One of the things that Bill Maher has said he values most from newspapers is the content he didn’t know he would find when he moved through their pages.
On a now infamous opinion piece that closed an episode of his HBO show "Real Time" from last season Maher said the following:
“Newspapers may be old-fashioned, but here's what we're losing if you never see one. They are trying to tell you what's actually important, not just what's important to you. You may not read the whole paper, but you at least see headlines, making you aware that something's going on outside of your micro-targeted world of fashion or music or Wiccans or zombies or whatever you're into.”
Newspaper does just that. It seems like some digital companies are starting to catch on to this very specific power of print, deciding to leverage it to better market their own services. Over the last week or so, digital paid discovery company Outbrain has been running an ad campaign within The New York Times section fronts. Today it appears in Sports.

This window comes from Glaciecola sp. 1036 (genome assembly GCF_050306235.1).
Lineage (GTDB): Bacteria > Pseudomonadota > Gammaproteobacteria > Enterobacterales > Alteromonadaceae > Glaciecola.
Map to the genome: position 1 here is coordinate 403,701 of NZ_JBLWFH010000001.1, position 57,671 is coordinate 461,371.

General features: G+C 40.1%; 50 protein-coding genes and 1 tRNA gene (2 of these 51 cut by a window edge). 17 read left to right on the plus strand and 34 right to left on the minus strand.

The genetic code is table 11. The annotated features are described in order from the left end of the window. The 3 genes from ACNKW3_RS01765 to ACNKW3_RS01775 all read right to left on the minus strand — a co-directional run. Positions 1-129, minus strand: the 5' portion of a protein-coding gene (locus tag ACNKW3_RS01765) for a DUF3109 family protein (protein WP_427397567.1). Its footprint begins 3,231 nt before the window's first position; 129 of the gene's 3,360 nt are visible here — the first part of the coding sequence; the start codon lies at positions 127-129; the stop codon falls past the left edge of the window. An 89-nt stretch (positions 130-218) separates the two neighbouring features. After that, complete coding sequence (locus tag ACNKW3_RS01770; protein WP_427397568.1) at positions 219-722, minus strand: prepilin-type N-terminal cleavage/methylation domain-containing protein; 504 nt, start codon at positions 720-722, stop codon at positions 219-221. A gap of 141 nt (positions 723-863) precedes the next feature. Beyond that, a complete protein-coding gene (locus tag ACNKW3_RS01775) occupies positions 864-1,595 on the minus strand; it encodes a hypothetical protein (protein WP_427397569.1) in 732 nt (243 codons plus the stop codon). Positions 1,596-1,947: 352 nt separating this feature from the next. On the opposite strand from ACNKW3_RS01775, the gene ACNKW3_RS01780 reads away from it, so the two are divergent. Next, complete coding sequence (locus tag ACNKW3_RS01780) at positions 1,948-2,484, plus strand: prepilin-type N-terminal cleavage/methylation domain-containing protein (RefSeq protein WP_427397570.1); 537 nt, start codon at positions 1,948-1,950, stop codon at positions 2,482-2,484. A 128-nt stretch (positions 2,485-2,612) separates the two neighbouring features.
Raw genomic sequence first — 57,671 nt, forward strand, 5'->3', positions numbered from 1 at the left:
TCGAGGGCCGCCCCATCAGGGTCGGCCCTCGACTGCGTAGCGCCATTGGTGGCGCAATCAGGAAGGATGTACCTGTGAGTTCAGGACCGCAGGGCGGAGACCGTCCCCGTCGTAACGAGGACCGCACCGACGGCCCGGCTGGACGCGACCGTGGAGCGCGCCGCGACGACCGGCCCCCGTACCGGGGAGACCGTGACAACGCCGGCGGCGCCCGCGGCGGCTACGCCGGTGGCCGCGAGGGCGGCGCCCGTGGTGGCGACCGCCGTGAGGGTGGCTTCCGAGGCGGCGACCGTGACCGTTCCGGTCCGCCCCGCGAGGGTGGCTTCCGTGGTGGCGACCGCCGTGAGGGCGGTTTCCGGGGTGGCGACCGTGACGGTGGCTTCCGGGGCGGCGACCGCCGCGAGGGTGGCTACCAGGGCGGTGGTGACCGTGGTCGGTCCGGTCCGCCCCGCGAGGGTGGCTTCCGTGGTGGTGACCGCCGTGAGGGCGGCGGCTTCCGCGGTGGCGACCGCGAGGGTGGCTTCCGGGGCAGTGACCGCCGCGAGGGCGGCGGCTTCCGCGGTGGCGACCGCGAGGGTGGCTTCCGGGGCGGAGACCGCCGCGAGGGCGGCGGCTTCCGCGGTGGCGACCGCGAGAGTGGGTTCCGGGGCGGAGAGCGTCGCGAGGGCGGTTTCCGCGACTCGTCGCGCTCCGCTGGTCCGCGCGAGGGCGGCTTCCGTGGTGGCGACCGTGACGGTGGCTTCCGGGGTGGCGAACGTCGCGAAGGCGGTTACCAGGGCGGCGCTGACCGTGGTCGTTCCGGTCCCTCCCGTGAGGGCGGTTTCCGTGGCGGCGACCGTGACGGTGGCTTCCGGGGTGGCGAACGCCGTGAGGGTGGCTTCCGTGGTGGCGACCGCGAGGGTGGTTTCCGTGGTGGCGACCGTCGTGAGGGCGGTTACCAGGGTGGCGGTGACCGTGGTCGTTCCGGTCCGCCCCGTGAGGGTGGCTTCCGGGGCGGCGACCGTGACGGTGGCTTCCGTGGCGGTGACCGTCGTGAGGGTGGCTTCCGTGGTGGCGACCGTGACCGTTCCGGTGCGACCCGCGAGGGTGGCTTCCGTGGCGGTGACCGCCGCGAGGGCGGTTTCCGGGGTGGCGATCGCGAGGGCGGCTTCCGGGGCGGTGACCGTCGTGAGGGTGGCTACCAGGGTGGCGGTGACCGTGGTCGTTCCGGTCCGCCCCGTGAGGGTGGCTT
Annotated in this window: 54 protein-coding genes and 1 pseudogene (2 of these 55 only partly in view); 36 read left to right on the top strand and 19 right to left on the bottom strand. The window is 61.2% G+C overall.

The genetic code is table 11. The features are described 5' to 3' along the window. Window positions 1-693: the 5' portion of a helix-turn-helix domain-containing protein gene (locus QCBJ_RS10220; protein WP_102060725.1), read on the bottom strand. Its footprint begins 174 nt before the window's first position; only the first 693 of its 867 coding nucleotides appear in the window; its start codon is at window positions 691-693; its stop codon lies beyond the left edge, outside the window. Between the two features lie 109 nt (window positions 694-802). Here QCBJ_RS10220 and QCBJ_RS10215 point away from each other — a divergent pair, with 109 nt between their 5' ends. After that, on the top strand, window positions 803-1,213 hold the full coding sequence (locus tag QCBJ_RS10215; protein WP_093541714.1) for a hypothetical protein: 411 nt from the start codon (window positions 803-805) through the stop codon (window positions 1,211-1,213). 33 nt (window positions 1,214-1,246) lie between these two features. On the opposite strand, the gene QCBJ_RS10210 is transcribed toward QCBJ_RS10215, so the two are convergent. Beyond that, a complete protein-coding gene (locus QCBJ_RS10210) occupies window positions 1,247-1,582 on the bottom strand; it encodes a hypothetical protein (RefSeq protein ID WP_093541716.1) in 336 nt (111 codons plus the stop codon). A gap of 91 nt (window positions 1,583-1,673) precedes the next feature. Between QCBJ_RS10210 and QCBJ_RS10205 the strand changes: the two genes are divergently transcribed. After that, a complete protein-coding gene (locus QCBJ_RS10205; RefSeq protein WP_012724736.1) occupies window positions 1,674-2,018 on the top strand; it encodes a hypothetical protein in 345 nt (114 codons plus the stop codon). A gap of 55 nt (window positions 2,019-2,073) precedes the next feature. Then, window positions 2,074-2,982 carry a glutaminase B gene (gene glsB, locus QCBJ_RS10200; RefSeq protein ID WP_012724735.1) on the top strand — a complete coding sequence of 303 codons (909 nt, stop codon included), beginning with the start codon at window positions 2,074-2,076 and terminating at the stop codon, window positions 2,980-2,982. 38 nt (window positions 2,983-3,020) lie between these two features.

Outbrain works with publishers to tease their content on related sites in an effort to help them build organic traffic. You have probably seen their “container” on the bottom of article pages with a header that reads something like “If you like this you may also like …” Paid discovery companies like Outbrain can help readers find content they may not have otherwise seen, have known about, or have considered. For all involved the services they provide digitally are a win-win. Publishers and readers love it alike.
So it’s hard to ignore that when Outbrain decided to promote themselves, they did it in print. In fact, the last line of their body copy reads: “Today’s recommendation is the content you hold in your hands.” Newspaper does offer a unique sense of discovery across platform, but especially in print. There as you turn each page you’ll find a content mosaic composed of topics that you know and those that you don’t. This experience of discovery is uniquely powerful. This impacts reader engagement, wantedness, and action -- which supports the Outbrain tagline that reads, “You are what you recommend.”
When this happens all of the content on every page benefits -- especially the advertising. A great reason indeed to recommend print!
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